for National Geographic News
Dozens of exquisitely preserved Inca mummies are being recovered from a barren hillside on the outskirts of Peru's bustling capital city, Lima. In a matter of months a highway will roar past the ancient cemetery.
"By now we have over 40 [mummy bundles] and the number increases every day," said Guillermo Cock, a Lima-based archaeologist.
Cock and his team were contracted by the city government to comb the hillside for any unknown archaeological remains prior to construction of the road, which is the final phase of a project to ease traffic congestion in Lima.
Three days after their excavations began on March 3, the team found the cemetery. The bundlescocoons of one or more adult and child mummies wrapped together in layers of textilesdate back more than 500 years to the Inca Empire.
"Given the proximity to the city and the tradition of looting in the area, we are really surprised that this is mostly undisturbed, mostly intact, mostly unlooted. Only a few bundles have suffered damage by human action," Cock said.
The newfound site is on the northwestern edge the largest Inca cemetery ever excavated, Puruchuco-Huaquerones. With the support of the National Geographic Society's Committee for Research and Exploration, Cock recovered thousands of mummies and artifacts at Puruchuco-Huaquerones between 1999 and 2001.
Johan Reinhardthe National Geographic Society explorer-in-residence who discovered the Inca "ice maiden" mummy on the frozen summit of Peru's Mount Ampato in 1995said the new discovery will likely extend the already important finds from Puruchuco.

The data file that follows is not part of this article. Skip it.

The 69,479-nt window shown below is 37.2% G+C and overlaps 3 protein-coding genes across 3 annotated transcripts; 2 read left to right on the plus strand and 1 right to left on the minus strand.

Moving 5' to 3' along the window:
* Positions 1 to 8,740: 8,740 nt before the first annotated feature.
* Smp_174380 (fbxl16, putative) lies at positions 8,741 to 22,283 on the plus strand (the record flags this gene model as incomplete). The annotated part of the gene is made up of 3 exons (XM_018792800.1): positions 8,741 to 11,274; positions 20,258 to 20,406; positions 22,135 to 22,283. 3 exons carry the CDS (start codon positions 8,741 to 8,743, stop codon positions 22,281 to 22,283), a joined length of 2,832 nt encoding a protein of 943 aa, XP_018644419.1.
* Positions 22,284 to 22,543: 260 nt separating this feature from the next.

"Until they found the Puruchuco site, there hadn't been that many Inca burials excavated scientifically," Reinhard said. "It's great they are getting this stuff before it is destroyed."
The site that Cock's team excavated several years ago lay beneath the sprawling shantytown of Tupac Amaru, which was settled in the 1980s by refugees escaping guerilla activity in the mountains.
The excavation of Tupac Amaru took place along city streets and in neighborhood parks. Several of the mummy bundles and artifacts were damaged by humidity caused by wastewater seeping into the soils. Other graves were looted before the archaeologists could reach them.
By contrast, the new site sits on a hill that has long been marked for a road that will feed traffic onto a new highway ringing Lima. As a result, the Tupac Amaru community could not build on the area, so humans have scarcely impacted the newfound ancient Inca cemetery.
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